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Microplastics – tiny particles generated by weathering and plastic fragments – pose a growing threat to the ecosystem and human health. A new lab study shows that these threats go beyond direct physical or chemical impacts, revealing that the presence of microplastics increases the severity of an important viral fish disease.
Lead author of the study, published in Total Environmental Science, is Dr. Meredith Evans Seeley, who conducted the research as part of her Ph.D. program at William & Mary’s Virginia Institute of Marine Science. Joining her as co-authors were VIMS professors Rob Hale, Andrew Wargo and Wolfgang Vogelbein; Patty Zwollo, W&M teacher; and VIMS lab technician Gaelan Verry.
“Microplastics and pathogens are everywhere,” says Seeley, “but they are often present in the highest concentrations in densely populated aquatic environments such as fish farms. We wanted to explore whether microplastics could affect the severity of NHI infections in aquaculture.” IHNV is a virulent pathogen in salmonid aquaculture, affecting members of the salmon family including rainbow trout, rainbow trout, chinook salmon, and sockeye salmon.
The team wanted to determine if a “cause and effect” might be occurring between microplastics, viruses and fish kills. Seeley and his colleagues exposed rainbow trout kept in aquariums to low, medium and high concentrations of three different types of microparticles, then added the IHN virus to half of the tanks. They chose plastics that are both widely used in aquaculture and commonly found as degradation products in nature: polystyrene foam (often in floats, buoys, house insulation and containers food); and nylon fibers (lost from fishing nets, fishing lines and clothing). They also exposed infected and healthy fish to tiny fragments of the common salt marsh cordgrass. Spartine alterniflore. Control reservoirs contained no virus or microparticles.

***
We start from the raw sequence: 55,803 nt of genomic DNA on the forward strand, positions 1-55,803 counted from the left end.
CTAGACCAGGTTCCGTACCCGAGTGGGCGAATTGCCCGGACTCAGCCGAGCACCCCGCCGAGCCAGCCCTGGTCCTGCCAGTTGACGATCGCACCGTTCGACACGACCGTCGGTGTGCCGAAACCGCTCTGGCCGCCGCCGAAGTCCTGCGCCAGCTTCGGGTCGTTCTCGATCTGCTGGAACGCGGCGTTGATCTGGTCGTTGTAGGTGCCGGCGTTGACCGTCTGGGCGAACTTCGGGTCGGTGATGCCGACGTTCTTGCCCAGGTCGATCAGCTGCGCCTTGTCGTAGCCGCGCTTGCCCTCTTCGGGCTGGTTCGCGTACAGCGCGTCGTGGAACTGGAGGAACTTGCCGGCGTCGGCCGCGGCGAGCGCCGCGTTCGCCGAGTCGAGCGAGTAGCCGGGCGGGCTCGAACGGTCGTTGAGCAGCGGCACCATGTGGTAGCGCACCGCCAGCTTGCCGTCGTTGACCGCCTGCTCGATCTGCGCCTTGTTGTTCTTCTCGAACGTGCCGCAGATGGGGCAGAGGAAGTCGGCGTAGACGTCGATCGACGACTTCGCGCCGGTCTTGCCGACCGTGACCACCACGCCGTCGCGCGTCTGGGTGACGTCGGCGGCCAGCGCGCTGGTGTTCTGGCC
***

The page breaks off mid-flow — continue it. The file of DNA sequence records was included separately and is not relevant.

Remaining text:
Their results? “We found that co-exposure to microplastics and viruses increased disease severity,” Seeley says, “with nylon fibers having the greatest impact. This is the first time this interaction has been documented and highlights the importance of testing multiple stressors, which is more environmentally realistic.”
Dr. Rob Hale, environmental chemist and Seeley’s doctoral advisor at VIMS, agrees. “Our results,” he says, “show that we need to consider the toxicity of microplastics not just alone, but in combination with other environmental stressors.”
Infectious disease ecology expert Dr. Andrew Wargo notes that HIVN is a global problem. “It is native to the Pacific Northwest, where it continues to cause major problems for both aquaculture and salmonid conservation. Our study shows that there is an interaction between microplastics and NHI. What we don’t yet know is how this interaction takes place in aquaculture. or wild environments, which will ultimately depend on the amount of plastic pollution and IHNVs in a given area.”
Not all microparticles are created equal
Based on their lab results, the researchers suspect that exposure to the microparticles increases disease severity by physically damaging the delicate tissues of the gills and intestinal lining, thereby facilitating colonization of the virus by its host.
Exposure to synthetic microplastics – nylon and polystyrene – had a greater impact than natural microparticles derived from Accelerate. Exposure to nylon-derived microfibers had the most impact. Researchers suspect this may be due to their larger size, extended length, or the greater hardness of plastic compared to plant matter.
“Nylon microfibers are larger and may be more susceptible to catching and damaging delicate tissues in the gills and intestinal lining,” Seeley says. “This could facilitate virus entry and stress the host, thereby increasing the virulence of the disease.”
The team’s work has major implications beyond fish farming. “Our research question is very relevant to aquaculture,” says Seeley, “but it also applies to natural environments. Microplastics are distributed worldwide, so at any time they can co-exist with a variety of natural pathogens.”
“Disease and microplastics can interact to produce worse outcomes in a range of aquatic and terrestrial systems,” says Hale, “including in wild fish, corals and birds. If you only test microplastics you might not see any impact and call it a day, but in the real world these microplastics can interact with pathogens, rising temperatures, dropping pH, increasing water turbidity and other variables.”
Seeley says the team’s findings may also be relevant to human health. “Indoor environments are dense with microplastics – in household dust for example,” she says. “This leads us to wonder how indoor microplastic contaminants may affect the progression of airborne diseases such as COVID-19.”
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